Chief Justice Susie Sharp was many things: outstanding lawyer, pioneering female judge, first woman to become chief justice of a state supreme court, passionate keeper of a complicated love life and lifelong racist.
As Anna Hayes makes clear in her admiring yet critical biography “Without Precedent: The Life of Susie Marshall Sharp,” she grew up with and maintained early 20th century white attitudes about black people throughout her career. Yet she also empathized with many of their hopes and dreams – better education, decent homes, stable jobs – except for one: a desegregated society.
She thought the U.S. Supreme Court's 1954 decision in Brown v. Board of Education, striking down the separate-but-equal schools doctrine, a “calamity” that would test support for the rule of law.
Ugly attitude about race
Yet she also opposed the segregationist gubernatorial campaign of I. Beverly Lake Sr. in 1960 and issued decisions that chipped away at the Jim Crow society that prevailed at mid-century.
I was struck by Sharp's handling of those cases, and how her own ugly attitudes about black people – she once referred to them as “animals” in a coded diary entry that the author deciphered during her research – must have made it all that much harder for her to side, as she often did, with the rule of law over long-ingrained racist convictions. In a 1948 speech she admitted that “race prejudice is bad because all prejudice is bad.…. It is one thing to have a feeling and it is quite a different thing to allow it to have full sway over one's conduct. We don't have to like a person to give him justice; it's harder to do but it can be done.”
And I wondered how a generation of aging voters this fall will handle those old impulses as they fill out ballots in the presidential election that presents the first real opportunity for an African American to become chief executive.
Susie Sharp never overcame her racial impulses, as Hayes points out: “Despite her convictions that both the principles of justice and enlightened self-interest mandated fair treatment for black Americans, she never overcame her racism on a visceral level, remaining a prisoner of her upbringing.”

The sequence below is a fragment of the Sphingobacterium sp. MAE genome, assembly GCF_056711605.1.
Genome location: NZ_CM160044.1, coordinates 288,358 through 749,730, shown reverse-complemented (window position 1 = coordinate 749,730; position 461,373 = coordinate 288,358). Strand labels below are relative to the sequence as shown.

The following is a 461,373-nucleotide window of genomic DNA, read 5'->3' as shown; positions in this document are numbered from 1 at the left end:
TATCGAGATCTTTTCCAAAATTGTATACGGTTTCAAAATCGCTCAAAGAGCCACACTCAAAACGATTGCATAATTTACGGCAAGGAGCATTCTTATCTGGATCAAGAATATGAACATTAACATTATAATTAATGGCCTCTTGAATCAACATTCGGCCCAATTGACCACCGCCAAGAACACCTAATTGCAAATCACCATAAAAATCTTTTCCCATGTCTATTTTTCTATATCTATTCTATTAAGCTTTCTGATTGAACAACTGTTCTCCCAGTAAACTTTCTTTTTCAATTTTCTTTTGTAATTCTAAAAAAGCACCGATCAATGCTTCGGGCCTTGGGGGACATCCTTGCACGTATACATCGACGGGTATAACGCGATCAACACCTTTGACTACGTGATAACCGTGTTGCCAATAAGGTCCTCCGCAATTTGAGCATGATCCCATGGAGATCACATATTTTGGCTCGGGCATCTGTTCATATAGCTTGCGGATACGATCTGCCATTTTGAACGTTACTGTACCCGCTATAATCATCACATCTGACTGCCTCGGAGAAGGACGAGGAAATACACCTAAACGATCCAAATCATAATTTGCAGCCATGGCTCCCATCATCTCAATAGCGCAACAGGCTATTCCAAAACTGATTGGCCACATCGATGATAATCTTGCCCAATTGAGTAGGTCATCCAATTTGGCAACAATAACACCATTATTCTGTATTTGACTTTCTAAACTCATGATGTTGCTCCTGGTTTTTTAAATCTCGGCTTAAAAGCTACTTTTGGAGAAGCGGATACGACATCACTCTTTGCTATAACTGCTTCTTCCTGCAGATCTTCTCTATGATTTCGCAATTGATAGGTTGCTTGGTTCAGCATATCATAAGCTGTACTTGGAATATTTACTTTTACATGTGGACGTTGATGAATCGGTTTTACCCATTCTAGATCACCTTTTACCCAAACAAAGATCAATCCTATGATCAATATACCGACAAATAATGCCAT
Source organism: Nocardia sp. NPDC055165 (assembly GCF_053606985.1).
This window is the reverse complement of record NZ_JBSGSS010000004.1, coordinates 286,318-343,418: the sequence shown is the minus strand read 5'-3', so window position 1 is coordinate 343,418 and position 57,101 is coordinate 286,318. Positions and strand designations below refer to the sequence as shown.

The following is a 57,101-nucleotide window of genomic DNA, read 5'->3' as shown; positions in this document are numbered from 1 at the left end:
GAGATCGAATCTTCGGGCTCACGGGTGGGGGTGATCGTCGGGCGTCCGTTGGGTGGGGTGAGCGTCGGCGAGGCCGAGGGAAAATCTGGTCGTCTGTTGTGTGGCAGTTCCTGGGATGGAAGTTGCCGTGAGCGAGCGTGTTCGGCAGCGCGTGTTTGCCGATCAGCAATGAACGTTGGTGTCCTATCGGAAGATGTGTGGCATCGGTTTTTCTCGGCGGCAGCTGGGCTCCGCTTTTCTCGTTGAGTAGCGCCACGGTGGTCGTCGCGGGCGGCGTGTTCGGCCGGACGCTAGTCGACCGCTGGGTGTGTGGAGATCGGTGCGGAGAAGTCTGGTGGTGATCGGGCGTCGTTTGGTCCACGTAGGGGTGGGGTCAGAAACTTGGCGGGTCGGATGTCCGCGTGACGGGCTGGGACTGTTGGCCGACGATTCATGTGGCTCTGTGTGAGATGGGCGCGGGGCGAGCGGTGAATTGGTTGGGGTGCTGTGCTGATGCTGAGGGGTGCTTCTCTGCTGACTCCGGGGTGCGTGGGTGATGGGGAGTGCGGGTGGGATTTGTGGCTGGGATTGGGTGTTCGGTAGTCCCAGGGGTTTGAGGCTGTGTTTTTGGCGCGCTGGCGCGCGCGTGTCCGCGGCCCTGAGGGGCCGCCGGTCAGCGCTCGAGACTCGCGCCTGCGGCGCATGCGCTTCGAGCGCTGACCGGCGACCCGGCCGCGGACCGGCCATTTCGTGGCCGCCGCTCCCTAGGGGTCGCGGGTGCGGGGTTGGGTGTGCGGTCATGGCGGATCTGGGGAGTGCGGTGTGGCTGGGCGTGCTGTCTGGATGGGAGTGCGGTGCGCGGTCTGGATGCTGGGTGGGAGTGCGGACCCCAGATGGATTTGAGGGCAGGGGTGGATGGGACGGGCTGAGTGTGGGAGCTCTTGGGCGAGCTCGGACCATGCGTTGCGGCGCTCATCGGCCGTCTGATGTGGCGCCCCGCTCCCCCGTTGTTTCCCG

But she was able to make decisions that opened up opportunities and diminished the official layers of segregation that so limited what minorities could do and where they could go, Hayes noted.
The first of those occurred in a case in Charlotte in 1956 when Sharp was a special superior court judge, handling trials around the state. Charlotte's only municipal golf course, Hayes wrote, was part of a public park whose land had been donated with the provision that if any of it were ever used by Negroes, the property would revert to the donor. The golf course wasn't a part of the donated property, but it would go back to the donor if minorities used it. This was the old Bonnie Brae course, renamed in the 1970s Revolution Park Golf Course.
As early as 1952 a group of black citizens had challenged the reversion clause, but it survived a trial, the N.C. Supreme Court and the U.S. Supreme Court. In 1956, civil rights lawyer Spottswood Robinson of Virginia, who had worked on the Brown case and later became a distinguished federal appellate judge, challenged it again, arguing that it violated 14th Amendment rights to due process and equal protection of the law.
Sharp didn't like him or the case, but she so strongly believed in the rule of law that “I think the court has no alternative but to grant the injunction,” she wrote to a law professor. Still, she fumed over the circumstances, and asked Robinson in court if the opening of another golf course to black players would be satisfactory – knowing in advance that his answer would be no, Hayes wrote.
Sharp then wrote, “But I made him say that nothing but Bonnie Brae would satisfy them and that the city's loss of 60 acres of valuable park land meant nothing to him…. and them. I could feel his hatred and I had the impression that he could feel mine because I had to grant him the injunction but despised having to do so. Perhaps I imagined it all, but I think the undercurrents in court that day were really shock waves…. [W]asn't it the irony of fate that I, who would almost have preferred to close it down, had to order the course opened to them.”
There were other cases Sharp handled that dismantled the old segregated system, including an important Beaufort County schools case.
‘Far from the worst'
Hayes noted that Sharp, who died in 1996, was “far from the worst” in her racial attitudes, but “her failure to grow into a broader understanding on race was perhaps her greatest personal failing, viewed across her lifetime.”
Still, she went on, “it is the very prevalence of racism during her times that illuminates Judge Sharp's ability to rise above her own racism in her political and judicial roles. Her steadfast belief in the rule of law and her comprehension of the imperatives of North Carolina's future outweighed her racial prejudice… To her, the rule of law was ... sacrosanct.”